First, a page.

Travel: UK - Pilgrim's progress on the Bronte Way

The Yorkshire village of Haworth is sacred to the thousands of people who come to see where the Brontes lived. By Hugh O'Shaughnessy
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The Independent Culture
IN SO far as England has a Lourdes, an international place of pilgrimage for the world's faithful, Haworth must surely be it. Pilgrims come from all over the globe to this little village, a few miles west of Bradford in West Yorkshire and home of the Bronte family, moved by faith just as they are in the French town. They usually have to undertake long journeys to get there, the environment is garish and commercialised and, as in Lourdes, the surroundings are often more beautiful than the place itself. But most visitors seem to return spiritually strengthened and refreshed. The Brontes, all of them firmly opposed to the Catholics' "Romish idolatry", would have hated the parallel.

Haworth Parsonage was, from 1820 until his death in 1861, the seat of the Reverend Patrick Bronte, an Irishman who raised himself from destitution to Cambridge, took Anglican orders and ended with a poor parish in the then diocese of York. In it he settled with his wife Maria and six children. Within a few years, Maria and two of the five girls had died. Charlotte, Emily, Anne and their brother Branwell were dead by 1855, leaving Patrick a solitary widower looked after by the son-in-law whose marriage to Charlotte he had opposed and whose wedding he had refused to attend, but to whom he was finally reconciled.

Out of the house had shone a dazzling literary light in the form of Charlotte's four novels - The Professor, Jane Eyre, Shirley and Villette - Emily's Wuthering Heights, and Anne's Agnes Grey and The Tenant of Wildfell Hall, not to mention their poems. Few if any family homes can aspire to such a vast output of quality.

The approach to the Bronte Parsonage Museum is not an attractive one and the atmosphere at Haworth, a rough and none too salubrious village at the time of the Brontes, does not seem to have changed much since then. The motorist is directed into a scruffy car park; up a litter-strewn path lies the village's steep main street where two houses out of three tout cups of tea, pizza or garden gnomes with the same aplomb with which hucksters sell rosary beads and aluminium medals at Lourdes.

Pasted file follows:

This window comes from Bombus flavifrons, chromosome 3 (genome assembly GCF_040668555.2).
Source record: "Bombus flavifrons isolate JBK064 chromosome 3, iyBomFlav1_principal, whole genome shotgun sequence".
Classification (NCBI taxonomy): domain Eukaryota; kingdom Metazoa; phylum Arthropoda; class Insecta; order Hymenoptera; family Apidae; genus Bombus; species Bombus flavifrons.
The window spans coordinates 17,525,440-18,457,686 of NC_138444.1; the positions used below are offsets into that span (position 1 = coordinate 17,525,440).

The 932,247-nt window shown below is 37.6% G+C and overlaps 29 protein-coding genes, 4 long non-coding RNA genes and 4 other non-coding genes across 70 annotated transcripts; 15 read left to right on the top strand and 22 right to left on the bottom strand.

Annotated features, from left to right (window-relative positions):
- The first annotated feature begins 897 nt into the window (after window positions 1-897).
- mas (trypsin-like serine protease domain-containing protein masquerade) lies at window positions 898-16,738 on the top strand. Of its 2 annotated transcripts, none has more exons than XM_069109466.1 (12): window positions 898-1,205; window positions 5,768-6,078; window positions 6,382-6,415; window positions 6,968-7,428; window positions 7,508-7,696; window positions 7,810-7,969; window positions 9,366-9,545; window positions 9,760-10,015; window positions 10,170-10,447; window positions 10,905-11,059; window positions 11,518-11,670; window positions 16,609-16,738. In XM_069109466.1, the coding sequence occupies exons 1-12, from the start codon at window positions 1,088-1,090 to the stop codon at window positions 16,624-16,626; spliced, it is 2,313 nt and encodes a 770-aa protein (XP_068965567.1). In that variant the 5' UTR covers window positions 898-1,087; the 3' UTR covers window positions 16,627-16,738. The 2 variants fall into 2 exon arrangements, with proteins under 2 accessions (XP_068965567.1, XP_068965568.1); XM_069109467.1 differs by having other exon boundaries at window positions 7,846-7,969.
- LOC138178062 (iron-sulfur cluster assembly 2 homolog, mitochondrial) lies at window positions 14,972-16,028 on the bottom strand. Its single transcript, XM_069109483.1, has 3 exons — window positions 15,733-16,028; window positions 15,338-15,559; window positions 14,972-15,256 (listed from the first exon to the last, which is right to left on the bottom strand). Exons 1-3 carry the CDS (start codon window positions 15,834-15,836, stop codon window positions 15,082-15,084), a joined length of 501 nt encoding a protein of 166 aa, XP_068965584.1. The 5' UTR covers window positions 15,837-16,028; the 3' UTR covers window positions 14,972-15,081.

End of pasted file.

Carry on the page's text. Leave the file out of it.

It has been thus since Mrs Gaskell's Life of Charlotte Bronte first appeared in 1857 and started a flow of pilgrims to the village. Juliet Barker, in her excellent biography, The Brontes, quotes a newspaper of the time as saying: "The quiet rural inns, where refreshment for man & beast, of a plain but excellent kind, used to be obtainable at a fabulously low price, have raised their tariff to an equality with the most noted hotels in the pathways of tourists."

But step into the parsonage, a stone-built Georgian house of 1778, and the travails of Haworth drop away. It is a handsome residence at the top of the village, across the graveyard from the church and overlooking the moors where the Brontes took their walks. Though altered in 1878 after Patrick's death, much of it remains as it was; since 1928 it has been in the care of the Bronte Society, which has decorated it lovingly in the style of the period as well as collecting in it a mass of objects that used to belong to the family. On the right of the entrance hall is Patrick's tiny study, containing the small piano - played mainly by Emily; on the left is the dining-room where his daughters did most of their writing, and where Emily died. Upstairs are the bedrooms and Branwell's painter's studio. In the newer part of the house there is a museum and across the front garden is Patrick's church. It is a model of how such premises should be shown to the public.

But there is a lot more to Bronte country than just Haworth. Walkers can visit all the sites by following the Bronte Way (marked on Ordnance Survey maps), which wends over the hill and through villages and towns. At Dewsbury is the parish church where Patrick was curate and not far away, at Hartshead, is St Peter's, where he served for four years.

Nearby, too, is Gomersal, where Charlotte's friend Mary Taylor lived. Kirklees Council has turned her home, the Red House, into a museum. This is Luddite country and the inspiration for Charlotte's Shirley. Here distressed, unemployed textile workers set out to wreck the machines that had taken away their livelihood. The Red House is said to be the model for Briarmains, while the nearby Oakwell Hall, an Elizabethan manor-house, inspired Fieldhead in the novel. Kirklees Council and the Bronte Society are doing a great service in keeping the places of pilgrimage in such good condition.

The Bronte Parsonage Museum is at Haworth, West Yorkshire BD22 8DR (01535 642323)